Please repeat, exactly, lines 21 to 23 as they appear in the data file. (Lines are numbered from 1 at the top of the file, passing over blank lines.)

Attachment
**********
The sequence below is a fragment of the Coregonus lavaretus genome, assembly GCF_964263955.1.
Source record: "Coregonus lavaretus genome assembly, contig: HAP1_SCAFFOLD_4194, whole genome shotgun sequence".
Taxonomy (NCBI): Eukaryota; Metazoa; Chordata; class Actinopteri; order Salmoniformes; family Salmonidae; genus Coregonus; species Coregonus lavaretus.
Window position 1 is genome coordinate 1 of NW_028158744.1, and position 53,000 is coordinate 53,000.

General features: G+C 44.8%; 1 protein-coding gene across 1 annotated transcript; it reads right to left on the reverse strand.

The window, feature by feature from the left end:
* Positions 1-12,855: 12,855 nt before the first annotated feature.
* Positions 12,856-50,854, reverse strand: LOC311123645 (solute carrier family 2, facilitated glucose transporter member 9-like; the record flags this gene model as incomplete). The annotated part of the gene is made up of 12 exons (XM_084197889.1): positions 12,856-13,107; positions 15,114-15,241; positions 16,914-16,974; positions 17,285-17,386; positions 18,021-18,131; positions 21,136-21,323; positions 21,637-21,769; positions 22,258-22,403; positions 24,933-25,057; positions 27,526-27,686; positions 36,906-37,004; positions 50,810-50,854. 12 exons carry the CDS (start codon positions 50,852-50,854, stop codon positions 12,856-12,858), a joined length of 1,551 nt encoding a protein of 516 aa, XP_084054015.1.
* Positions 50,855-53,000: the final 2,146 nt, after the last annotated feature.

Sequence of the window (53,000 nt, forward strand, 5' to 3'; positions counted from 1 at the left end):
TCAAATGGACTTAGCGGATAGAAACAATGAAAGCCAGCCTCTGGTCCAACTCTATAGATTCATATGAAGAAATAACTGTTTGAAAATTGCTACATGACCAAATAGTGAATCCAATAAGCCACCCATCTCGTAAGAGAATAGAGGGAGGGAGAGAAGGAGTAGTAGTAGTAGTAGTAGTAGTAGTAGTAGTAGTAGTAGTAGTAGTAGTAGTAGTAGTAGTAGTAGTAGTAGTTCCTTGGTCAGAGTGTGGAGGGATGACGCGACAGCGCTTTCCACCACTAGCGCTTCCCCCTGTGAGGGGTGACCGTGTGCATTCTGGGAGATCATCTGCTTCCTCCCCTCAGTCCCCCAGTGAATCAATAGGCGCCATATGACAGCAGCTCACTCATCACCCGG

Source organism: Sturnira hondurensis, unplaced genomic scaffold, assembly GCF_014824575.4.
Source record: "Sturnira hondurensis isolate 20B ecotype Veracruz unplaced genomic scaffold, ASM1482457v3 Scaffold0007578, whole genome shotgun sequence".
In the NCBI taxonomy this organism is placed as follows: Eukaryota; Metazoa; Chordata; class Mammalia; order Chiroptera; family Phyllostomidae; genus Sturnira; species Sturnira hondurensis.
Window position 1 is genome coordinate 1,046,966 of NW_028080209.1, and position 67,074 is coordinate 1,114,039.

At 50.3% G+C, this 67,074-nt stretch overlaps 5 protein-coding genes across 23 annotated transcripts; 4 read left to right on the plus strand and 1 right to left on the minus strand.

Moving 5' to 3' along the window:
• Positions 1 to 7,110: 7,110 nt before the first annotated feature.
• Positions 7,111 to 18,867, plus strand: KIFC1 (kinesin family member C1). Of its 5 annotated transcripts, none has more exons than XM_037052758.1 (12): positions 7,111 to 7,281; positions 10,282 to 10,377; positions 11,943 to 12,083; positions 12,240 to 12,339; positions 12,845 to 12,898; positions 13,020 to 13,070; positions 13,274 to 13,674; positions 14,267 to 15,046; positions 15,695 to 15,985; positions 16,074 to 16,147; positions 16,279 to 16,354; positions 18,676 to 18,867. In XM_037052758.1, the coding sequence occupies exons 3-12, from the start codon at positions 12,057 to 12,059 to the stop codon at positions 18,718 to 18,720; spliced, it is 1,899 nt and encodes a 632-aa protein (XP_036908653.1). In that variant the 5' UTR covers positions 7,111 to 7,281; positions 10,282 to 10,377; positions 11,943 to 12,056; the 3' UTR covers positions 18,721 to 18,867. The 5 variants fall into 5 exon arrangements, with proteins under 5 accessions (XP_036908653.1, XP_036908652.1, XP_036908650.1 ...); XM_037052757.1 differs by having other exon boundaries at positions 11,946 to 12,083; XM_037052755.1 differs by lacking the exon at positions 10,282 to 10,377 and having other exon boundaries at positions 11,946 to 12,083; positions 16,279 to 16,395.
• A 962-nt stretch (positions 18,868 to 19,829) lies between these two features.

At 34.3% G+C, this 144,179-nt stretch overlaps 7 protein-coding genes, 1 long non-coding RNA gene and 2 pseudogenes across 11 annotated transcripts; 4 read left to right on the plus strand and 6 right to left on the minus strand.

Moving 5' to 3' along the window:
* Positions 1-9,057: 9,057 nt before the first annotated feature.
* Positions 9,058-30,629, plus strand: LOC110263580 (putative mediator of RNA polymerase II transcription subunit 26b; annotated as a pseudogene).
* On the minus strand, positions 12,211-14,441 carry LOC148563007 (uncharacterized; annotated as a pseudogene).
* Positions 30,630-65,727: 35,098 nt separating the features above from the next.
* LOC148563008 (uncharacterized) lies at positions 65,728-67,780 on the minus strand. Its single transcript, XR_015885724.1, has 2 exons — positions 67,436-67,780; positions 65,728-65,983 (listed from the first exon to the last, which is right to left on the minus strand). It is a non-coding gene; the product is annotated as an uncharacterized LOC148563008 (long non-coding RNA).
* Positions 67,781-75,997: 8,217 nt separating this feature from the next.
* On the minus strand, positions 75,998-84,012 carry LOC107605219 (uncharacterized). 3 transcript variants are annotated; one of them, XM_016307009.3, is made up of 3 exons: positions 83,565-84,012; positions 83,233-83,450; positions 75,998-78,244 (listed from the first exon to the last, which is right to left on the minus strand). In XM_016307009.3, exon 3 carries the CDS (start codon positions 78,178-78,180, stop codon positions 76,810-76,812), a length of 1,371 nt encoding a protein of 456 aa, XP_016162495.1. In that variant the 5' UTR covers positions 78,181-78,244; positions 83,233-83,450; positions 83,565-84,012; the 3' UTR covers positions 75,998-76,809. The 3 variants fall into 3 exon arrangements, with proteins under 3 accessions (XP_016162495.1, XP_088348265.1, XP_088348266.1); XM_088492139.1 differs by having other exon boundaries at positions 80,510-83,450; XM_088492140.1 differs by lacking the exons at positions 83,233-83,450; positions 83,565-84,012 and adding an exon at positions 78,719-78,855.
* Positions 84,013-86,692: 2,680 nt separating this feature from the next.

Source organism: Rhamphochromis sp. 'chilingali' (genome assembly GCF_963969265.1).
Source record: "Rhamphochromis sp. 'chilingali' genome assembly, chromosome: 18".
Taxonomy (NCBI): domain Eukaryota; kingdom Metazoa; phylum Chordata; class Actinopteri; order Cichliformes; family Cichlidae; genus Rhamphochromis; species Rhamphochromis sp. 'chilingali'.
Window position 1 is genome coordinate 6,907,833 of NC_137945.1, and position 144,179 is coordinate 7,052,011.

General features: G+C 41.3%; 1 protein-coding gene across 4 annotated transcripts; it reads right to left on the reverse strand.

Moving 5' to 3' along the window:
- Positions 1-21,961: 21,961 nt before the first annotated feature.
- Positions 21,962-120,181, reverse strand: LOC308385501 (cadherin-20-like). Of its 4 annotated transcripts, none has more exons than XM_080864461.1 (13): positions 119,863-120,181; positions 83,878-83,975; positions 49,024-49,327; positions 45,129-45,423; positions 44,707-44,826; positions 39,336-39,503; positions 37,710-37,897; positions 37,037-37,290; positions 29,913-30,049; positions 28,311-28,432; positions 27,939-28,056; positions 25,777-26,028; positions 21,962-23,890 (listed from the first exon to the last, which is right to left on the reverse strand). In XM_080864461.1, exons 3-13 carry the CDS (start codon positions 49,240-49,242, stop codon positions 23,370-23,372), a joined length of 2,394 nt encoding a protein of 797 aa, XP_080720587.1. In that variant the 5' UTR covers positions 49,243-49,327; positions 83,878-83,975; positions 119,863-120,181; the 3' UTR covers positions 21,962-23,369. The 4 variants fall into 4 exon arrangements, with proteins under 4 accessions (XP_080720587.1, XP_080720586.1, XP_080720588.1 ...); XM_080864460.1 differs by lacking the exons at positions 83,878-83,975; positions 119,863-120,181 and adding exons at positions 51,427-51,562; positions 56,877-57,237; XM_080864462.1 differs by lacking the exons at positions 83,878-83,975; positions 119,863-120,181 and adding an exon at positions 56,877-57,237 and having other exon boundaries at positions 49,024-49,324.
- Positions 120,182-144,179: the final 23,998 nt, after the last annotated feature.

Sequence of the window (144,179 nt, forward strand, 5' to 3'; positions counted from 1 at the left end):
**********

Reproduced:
At 34.3% G+C, this 144,179-nt stretch overlaps 7 protein-coding genes, 1 long non-coding RNA gene and 2 pseudogenes across 11 annotated transcripts; 4 read left to right on the plus strand and 6 right to left on the minus strand.

Moving 5' to 3' along the window:
* Positions 1-9,057: 9,057 nt before the first annotated feature.